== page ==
When I worked for a second hand record shop in the 1990s, the word on the grapevine was that speed garage was named in the basement of a Dickensian warren on London’s Camden High Street. Our wily dance music buyer Howard Hageman, so the story went, threw two words together on one of the 12" dividers in the overflowing racks. That name stuck, and what started as a bunch of US garage 12"s often pitched up by UK DJs became an identifiable homegrown style by 1997.
Of course, no one wants their art to be reduced to a mere word. American improvisors fought long and hard (and still do) to free themselves from the showbiz and vice associations of the name jazz. As long as I can remember, musicians have spent interviews explaining they shouldn’t be pigeonholed to one style. “Yes, Sun Ra was jazz,” says Camae Ayewa aka Moor Mother in Emily Pothast’s cover feature. “But also, Sun Ra’s definitely connected to doo-wop and soul music and the blues, so like, when are we going to hear those stories about Sun Ra?”
The pros and cons of using genres in music writing is a favoured conversation in the office, not least because there is misunderstanding on both sides of the debate: artists feel restricted by them, yet journalists find it hard to write a sentence without dropping one. Still, anyone who says you can get rid of them entirely has probably not faced the heartbreaking chaos of an endless rack of random records.
Like record dividers, genres and their names come in all shapes and sizes. Some become deeper, refined, somehow resonant as the years roll on (techno, metal); some are red hot one year and stone cold the next (deconstructed club music, wonky). Some genre names indicate not so much a style of music as a zone of activity (post-punk); many are broken and irrelevant and need to be chucked in the bin (dubstep).
When it came to this month’s Primer on Latin freestyle by Peter Shapiro, many in the scene called it simply freestyle. But there are other types of musical freestyle too, and since many artists proudly identified as Latin (including scene linchpins The
Latin Rascals) that prefix stuck.
No doubt genres are often best named by those inside a scene. Acid house has endured as an idea for over three decades, and it’s hard to resist the conclusion that the part played by artists like Phuture coining the name helped. But in contrast, the term grime was tossed around by journalists and scenesters a year or two before the artists then embraced it in defiance of the slick textures of pop.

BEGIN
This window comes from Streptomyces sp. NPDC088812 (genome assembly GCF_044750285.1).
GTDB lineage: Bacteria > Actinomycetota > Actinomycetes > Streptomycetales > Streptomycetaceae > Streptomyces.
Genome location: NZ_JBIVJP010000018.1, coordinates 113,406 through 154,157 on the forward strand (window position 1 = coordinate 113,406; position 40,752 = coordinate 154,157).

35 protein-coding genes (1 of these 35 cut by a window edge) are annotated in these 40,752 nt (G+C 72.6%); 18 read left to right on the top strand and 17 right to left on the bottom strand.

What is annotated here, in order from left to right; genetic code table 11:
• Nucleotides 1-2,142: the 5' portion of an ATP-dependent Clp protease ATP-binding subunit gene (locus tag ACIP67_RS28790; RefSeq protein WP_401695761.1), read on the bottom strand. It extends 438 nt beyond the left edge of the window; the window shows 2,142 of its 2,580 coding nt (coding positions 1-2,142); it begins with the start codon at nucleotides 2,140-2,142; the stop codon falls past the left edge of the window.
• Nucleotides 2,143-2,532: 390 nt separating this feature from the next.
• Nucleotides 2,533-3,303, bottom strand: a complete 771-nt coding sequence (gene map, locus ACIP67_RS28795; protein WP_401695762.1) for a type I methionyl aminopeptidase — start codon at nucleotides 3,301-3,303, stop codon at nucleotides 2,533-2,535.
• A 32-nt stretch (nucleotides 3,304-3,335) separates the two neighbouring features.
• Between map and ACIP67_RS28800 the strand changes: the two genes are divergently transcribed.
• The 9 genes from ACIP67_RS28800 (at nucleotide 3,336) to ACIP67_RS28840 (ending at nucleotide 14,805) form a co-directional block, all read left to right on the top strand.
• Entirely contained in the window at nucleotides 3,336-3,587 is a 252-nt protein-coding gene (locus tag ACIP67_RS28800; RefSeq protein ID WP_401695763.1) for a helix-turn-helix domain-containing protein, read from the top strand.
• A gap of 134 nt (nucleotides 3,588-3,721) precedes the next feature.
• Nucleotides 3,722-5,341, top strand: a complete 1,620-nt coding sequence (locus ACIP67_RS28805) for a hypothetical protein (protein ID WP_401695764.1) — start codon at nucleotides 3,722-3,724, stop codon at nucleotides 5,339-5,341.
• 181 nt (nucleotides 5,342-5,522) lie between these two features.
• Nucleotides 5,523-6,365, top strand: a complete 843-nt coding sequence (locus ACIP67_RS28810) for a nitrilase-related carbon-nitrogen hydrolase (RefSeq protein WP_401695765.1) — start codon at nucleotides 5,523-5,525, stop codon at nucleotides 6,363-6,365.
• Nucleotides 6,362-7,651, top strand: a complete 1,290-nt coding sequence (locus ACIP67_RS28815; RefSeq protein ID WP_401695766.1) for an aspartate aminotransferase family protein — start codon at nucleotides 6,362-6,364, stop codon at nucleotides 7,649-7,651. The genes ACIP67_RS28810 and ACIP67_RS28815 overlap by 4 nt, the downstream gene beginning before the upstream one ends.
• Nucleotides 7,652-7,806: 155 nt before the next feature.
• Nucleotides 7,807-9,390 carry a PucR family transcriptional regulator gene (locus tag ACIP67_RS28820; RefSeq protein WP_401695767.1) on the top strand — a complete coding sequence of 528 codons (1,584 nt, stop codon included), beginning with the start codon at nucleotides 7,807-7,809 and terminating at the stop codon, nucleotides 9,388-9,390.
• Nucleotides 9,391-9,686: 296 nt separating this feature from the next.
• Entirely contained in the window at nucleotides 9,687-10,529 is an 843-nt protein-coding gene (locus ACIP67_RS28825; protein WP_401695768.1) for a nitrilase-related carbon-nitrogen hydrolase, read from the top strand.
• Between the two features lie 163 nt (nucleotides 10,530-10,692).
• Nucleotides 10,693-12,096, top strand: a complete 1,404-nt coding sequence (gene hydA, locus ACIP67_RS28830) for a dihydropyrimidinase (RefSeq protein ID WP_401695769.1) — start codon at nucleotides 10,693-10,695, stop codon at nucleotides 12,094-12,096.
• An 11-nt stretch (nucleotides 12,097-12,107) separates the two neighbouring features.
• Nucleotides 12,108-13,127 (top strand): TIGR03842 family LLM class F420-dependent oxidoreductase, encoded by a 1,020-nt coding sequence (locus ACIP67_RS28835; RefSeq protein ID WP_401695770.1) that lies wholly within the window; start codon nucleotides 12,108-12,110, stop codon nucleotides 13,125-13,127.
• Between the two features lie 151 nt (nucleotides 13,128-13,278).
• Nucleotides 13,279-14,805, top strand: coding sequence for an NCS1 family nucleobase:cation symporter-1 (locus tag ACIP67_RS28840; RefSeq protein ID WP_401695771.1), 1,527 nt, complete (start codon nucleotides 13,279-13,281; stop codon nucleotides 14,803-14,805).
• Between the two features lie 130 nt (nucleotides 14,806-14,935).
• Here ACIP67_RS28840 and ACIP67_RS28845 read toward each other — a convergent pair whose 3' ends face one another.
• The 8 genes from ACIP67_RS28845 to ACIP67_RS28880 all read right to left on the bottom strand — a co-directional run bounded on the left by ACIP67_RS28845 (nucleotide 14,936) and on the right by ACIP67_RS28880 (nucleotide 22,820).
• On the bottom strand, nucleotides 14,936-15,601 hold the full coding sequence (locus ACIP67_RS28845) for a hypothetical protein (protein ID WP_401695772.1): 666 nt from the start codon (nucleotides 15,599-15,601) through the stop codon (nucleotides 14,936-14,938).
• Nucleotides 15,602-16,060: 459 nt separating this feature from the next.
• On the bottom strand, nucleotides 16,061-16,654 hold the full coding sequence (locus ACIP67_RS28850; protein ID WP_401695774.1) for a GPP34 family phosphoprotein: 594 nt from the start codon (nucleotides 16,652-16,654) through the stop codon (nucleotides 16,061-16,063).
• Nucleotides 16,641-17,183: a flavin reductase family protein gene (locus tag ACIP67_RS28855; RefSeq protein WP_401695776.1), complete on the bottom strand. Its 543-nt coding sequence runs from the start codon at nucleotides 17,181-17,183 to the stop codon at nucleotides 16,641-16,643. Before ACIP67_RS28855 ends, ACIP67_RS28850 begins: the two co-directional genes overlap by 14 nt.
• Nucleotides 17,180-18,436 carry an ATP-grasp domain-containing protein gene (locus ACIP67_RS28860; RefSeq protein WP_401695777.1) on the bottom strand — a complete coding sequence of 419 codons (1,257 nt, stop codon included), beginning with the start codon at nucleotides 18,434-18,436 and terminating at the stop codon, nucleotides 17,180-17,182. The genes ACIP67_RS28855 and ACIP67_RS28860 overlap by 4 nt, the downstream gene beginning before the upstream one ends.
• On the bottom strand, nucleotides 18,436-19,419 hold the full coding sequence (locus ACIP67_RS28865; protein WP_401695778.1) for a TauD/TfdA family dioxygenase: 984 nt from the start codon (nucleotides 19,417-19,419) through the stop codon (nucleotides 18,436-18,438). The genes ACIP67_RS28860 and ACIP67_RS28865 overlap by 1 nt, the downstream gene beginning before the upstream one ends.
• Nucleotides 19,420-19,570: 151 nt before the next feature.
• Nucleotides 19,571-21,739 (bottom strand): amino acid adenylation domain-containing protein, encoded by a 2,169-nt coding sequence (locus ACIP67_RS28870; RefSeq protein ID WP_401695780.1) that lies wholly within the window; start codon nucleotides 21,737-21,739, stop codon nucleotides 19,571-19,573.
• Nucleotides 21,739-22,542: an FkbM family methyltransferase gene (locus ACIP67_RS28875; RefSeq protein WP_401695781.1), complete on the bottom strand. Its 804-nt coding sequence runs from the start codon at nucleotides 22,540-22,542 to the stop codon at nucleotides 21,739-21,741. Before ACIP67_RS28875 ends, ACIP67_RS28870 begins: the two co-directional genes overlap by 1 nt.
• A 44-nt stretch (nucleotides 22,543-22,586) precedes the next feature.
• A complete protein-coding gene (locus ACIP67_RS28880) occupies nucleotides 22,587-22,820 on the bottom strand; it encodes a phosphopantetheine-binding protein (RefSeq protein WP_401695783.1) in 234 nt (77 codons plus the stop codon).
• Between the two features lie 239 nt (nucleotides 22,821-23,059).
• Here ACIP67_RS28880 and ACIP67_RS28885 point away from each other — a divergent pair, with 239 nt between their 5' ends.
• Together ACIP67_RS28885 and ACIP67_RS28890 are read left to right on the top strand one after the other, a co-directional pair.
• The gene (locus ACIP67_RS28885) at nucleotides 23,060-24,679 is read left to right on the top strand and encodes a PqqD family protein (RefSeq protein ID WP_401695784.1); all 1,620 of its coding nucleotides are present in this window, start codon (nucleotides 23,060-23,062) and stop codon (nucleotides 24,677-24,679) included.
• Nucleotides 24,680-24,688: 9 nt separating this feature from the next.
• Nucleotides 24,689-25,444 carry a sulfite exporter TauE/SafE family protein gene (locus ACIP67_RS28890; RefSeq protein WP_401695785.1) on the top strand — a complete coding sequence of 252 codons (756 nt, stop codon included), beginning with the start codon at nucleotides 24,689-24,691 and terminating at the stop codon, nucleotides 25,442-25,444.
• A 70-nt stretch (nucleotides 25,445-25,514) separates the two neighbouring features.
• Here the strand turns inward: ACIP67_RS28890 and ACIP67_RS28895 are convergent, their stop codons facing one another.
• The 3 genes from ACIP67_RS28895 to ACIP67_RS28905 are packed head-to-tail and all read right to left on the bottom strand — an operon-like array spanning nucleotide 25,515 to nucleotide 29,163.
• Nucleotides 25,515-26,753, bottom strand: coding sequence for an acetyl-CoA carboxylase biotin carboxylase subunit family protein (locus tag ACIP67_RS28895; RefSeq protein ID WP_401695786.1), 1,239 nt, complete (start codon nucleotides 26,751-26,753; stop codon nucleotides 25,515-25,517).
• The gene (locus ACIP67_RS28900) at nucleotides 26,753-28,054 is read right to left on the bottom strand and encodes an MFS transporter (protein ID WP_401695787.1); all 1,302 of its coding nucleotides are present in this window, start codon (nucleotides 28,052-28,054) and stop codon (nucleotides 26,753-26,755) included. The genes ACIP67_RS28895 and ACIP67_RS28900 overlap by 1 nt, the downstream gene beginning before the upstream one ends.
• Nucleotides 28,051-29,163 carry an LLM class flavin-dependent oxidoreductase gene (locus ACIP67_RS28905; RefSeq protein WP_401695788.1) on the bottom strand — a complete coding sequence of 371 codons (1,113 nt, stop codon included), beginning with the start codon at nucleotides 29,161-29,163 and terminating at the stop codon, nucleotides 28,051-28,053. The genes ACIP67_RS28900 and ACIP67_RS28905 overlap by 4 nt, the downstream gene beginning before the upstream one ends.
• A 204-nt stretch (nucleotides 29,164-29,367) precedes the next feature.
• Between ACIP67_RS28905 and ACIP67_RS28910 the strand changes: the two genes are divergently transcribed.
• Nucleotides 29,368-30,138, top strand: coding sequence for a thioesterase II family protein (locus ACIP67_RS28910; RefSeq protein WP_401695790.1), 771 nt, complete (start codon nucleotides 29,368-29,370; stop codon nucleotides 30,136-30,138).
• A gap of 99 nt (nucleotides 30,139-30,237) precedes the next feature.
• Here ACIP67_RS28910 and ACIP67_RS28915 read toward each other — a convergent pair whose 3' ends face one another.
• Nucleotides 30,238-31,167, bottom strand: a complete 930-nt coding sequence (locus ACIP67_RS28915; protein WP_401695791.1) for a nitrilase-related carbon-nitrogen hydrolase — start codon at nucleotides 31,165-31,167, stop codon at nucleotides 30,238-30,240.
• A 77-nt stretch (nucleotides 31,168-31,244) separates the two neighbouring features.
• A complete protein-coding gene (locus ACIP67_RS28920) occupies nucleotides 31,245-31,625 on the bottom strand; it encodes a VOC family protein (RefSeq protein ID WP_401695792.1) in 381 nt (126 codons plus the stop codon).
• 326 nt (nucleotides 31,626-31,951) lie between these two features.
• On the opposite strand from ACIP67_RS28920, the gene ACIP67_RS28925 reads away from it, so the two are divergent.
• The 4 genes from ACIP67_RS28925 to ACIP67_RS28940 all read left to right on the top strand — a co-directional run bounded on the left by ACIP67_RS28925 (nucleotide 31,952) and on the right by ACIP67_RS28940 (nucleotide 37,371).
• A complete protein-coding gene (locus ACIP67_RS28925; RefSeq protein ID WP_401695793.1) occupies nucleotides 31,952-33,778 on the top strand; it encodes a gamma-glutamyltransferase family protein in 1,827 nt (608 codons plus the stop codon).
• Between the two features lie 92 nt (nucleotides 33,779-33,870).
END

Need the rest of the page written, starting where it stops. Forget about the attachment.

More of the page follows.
Music writers are more like taxonomists than social historians, and that faux omniscience can miss the nuance that comes from speaking to different audiences. For those in the Bronx or Queensbridge in the early 1980s, you probably talked about hiphop culture, not rappers. In Jamaica later that decade, you chatted about dancehall, not ragga. When footwork became a sensation in the late 2000s, for many in Chicago that was the name of the dance you did to the music they still thought of as ghetto house.
But there are fascinating oral histories still to be written about, for example, why drum ’n’ bass is a grassroots term that returns periodically from dub to jungle; how musicians have called themselves hardcore from Belgian raves to Detroit basements to UK rap demos; or why two-step was the term of choice for London styles that others called jazz dance (in the 80s) or garage (the 90s). Look closely, and many genre words have an extensive prehistory that influenced their later agenda and flavour. You can find the word funk fermenting in Horace Silver, Hank Mobley and Gene Ammons jazz sides from the early 50s onwards. Punk was thrown around by Ed Sanders and Lester Bangs in the early 1970s before it finally started to stick.
Genres should never define or restrict – there are no necessary or sufficient conditions for judging their use. Instead, they are best seen as signposts to zones of activity, or perhaps identifications of momentary sensations. They are quick and dirty, and right only so far as they are useful. Just when you think you have a handle on them, it all changes, which is just as it should be. Derek Walmsley
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Issue 425 July 2019 £4.95 ISSN 0952-0686
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Words Jennifer Lucy Allan, Steve Barker, Mike Barnes, Dan Barrow, Robert Barry, Tristan Bath, Clive Bell, Abi Bliss, Marcus Boon, Britt Brown, Nick Cain, Philip Clark, Byron Coley, Lara C Cory, Julian Cowley, Alan Cummings, Erik Davis, Laina Dawes, Geeta Dayal, Katrina Dixon, Phil England, Kodwo Eshun, Josh Feola, Phil Freeman, Rory Gibb, Francis Gooding, Kurt Gottschalk, Louise Gray, James Hadfield, Andy Hamilton, Adam Harper, Jim Haynes, Ken Hollings, Maya Kalev, David Keenan, Kek-W, Biba Kopf, Matt Krefting, Neil Kulkarni, Sam Lefebvre, Dave Mandl, Howard Mandel, Wayne Marshall, Marc Masters, Noel Meek, Bill Meyer, Aurora Mitchell, Keith Moliné, Brian Morton, Joe Muggs, Alex Neilson, Daniel Neofetou, Louis Pattison, Ian Penman, Emily Pothast, Edwin Pouncey, Nina Power, Chal Ravens, Tony Rettman, Simon Reynolds, Nick Richardson, Bruce Russell, Sukhdev Sandhu, Claire Sawers, Dave Segal, Peter Shapiro, Stewart Smith, Nick Southgate, Daniel Spicer, Richard Stacey, David Stubbs, Greg Tate, Richard Thomas, Dave Tompkins, David Toop, Rob Turner, Zakia Uddin, Val Wilmer, Matt Wuethrich
Images Mustafah Abdulaziz, Sasha Arutyunova, Guy Bolongaro, Polly Brown, Lyndon French, Maya Fuhr, Georg Gatsas, Rita Lino, Sean Maung, Becky McNeel, Harris Mizrahi, Timothy O’Connell, Savage Pencil, Robi Rodriguez, Savage Pencil, Michael Schmelling, Rosaline Shahnavaz, Märta Thisner, Eva Vermandel, Sarah Waiswa, Jake Walters